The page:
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      • The Brain in the Jar

        This is my experience:
        The people who claim the Quran is terrible tend to write encyclopedias about Islam (Robert Spencer, TheReligionofPeace)
        People who claim neither is worse tend to rely on “Well Muslims may feel bad”.
        These books aren’t holy. They can be compared and contrasted. I do not have the information to do it now, but nothing I read of the Quran makes me think it’s any good, also compared to other religious texts like Egyptian Book of the Dead.

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        • hessianwithteeth

          Well i was susifcally talking about how it contrasts the the bible where trying to claim one is better hen the other is missing the point that they have seprate issues and a simple comparision is largelybmeaning less. If you want to compare them in a compehensive manner fine by me. I will admit I could have been clearer though. As for other texts its bot something that can be generlized. All I was really trying to get at is that board generliztions compaaring the bible and koran tend to be better at showing the biàses of the writer then actually comenting on the texts.

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          • The Brain in the Jar

            Perhaps, but if these books aren’t holy – we’re both non-religious here – I don’t see why I can’t compare them. A superficial comparison is superficial, but it’s not harmful when I admit it’s superficial.

            These books contain ideas, stories and prose. They can contain worthwhile content even if you’re not of the religion. They can contain terrible or shallow ideas. What I pointed out, in fact, points favor at the Bible. Since it’s a collection of books, it means it’s a collection of perspectives and perhaps explores a lot more ideas, and more deeply in the Quran.

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  • Atheism 101: Atheism and the Koran | Christians Anonymous

    […] Source: Atheism 101: Atheism and the Koran […]

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  • luciemuses

    I feel any ideology which makes people believe that there is only one truth is dangerous. If all the others are wrong, is it our duty to make them see their error of judgement by any means? Religion, political ideology, even passionate atheism or ecology and other beliefs, for me, there has to be a space for doubt and for tolerance of people who do not feel the same.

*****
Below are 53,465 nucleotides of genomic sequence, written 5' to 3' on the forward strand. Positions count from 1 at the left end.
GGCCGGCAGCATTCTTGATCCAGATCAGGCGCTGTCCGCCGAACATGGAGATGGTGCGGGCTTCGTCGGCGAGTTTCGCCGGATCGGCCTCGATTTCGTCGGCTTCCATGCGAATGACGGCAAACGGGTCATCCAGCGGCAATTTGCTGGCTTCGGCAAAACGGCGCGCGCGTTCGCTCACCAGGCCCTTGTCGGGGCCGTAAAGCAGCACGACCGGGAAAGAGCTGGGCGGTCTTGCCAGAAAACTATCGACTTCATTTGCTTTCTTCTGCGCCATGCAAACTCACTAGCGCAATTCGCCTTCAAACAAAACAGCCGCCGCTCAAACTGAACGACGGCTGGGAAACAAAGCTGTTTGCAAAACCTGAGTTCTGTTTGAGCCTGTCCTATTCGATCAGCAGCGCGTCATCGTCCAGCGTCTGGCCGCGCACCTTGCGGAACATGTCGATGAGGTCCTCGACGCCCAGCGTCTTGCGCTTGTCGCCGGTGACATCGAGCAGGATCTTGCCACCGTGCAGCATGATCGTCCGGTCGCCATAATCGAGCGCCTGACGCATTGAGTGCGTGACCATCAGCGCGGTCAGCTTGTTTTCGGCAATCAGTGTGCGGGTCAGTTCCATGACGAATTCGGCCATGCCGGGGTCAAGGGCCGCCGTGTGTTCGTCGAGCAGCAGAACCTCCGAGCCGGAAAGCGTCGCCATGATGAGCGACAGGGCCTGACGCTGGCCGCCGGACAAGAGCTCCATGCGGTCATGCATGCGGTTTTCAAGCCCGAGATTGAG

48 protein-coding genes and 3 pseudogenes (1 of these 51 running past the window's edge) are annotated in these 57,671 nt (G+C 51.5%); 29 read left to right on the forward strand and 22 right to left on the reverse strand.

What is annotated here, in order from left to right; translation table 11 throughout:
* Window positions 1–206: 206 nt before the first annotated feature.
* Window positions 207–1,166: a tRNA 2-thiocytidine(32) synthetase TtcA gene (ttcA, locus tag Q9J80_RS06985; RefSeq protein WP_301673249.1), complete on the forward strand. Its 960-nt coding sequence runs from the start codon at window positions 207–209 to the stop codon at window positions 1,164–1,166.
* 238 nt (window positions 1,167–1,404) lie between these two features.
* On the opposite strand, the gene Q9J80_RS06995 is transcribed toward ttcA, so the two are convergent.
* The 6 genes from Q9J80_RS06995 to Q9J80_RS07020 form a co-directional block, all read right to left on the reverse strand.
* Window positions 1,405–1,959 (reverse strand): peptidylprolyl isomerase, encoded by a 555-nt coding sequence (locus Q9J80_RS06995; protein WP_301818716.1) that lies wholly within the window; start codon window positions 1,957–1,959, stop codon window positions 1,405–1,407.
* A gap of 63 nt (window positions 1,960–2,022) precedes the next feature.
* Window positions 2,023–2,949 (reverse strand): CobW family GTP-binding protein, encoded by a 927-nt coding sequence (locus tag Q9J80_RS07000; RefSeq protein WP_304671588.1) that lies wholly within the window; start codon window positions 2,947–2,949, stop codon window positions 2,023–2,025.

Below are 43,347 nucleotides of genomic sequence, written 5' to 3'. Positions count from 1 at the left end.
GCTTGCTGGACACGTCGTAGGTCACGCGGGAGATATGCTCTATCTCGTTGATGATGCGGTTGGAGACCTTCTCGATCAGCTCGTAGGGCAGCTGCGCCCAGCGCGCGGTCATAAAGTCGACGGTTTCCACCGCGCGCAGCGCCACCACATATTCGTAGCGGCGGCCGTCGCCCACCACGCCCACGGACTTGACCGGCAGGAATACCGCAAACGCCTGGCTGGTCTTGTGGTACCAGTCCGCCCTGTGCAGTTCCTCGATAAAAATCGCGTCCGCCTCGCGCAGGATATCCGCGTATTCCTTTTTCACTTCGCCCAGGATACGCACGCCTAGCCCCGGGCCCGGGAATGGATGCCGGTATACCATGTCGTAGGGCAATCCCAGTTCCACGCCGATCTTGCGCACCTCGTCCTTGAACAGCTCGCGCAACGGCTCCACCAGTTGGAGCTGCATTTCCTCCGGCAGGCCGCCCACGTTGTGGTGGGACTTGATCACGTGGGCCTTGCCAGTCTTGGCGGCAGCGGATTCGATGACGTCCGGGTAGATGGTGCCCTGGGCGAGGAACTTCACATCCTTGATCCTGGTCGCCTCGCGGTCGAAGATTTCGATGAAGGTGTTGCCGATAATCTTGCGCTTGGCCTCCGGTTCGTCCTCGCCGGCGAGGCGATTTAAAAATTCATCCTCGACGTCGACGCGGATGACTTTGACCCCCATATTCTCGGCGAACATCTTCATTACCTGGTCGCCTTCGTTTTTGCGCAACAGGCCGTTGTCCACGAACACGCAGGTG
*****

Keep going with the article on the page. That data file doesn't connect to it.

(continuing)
Liked by 1 person

    • Allallt

      But there is only 1 truth. I don’t know what it is, but reality is actually only one way.
      The danger is the people who claim to know the truth. You’re right, really it is about “a space for doubt”. Doubt should be encouraged in all places.

      Liked by 2 people

      • luciemuses

        Depends what your definition of “truth” is. Even scientific truth changes with new discoveries. No, I don’t believe that there is only one truth.

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        • Allallt

          I would define truth as that which comports to reality, and there is only one reality. The rest is understanding. But we may have just entered the realm of sophistry.

          Liked by 1 person

          • luciemuses

            Yes. I won’t enter sophistry. Just in case. 😊

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          • hessianwithteeth

            Is there really only one truth? Does reality boil down to one thing? Is reality such that we can say there is only one truth about it, one state that is exists within? If so how can we be certain that there is only one reality, and in what way?

            Absolute claims are tricky things and are to be careful around.

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          • clubschadenfreude

            well, I think it’s a truth that a human who grabs a white hot bar of iron with their bare hand will be in a serious amount of trouble.

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          • hessianwithteeth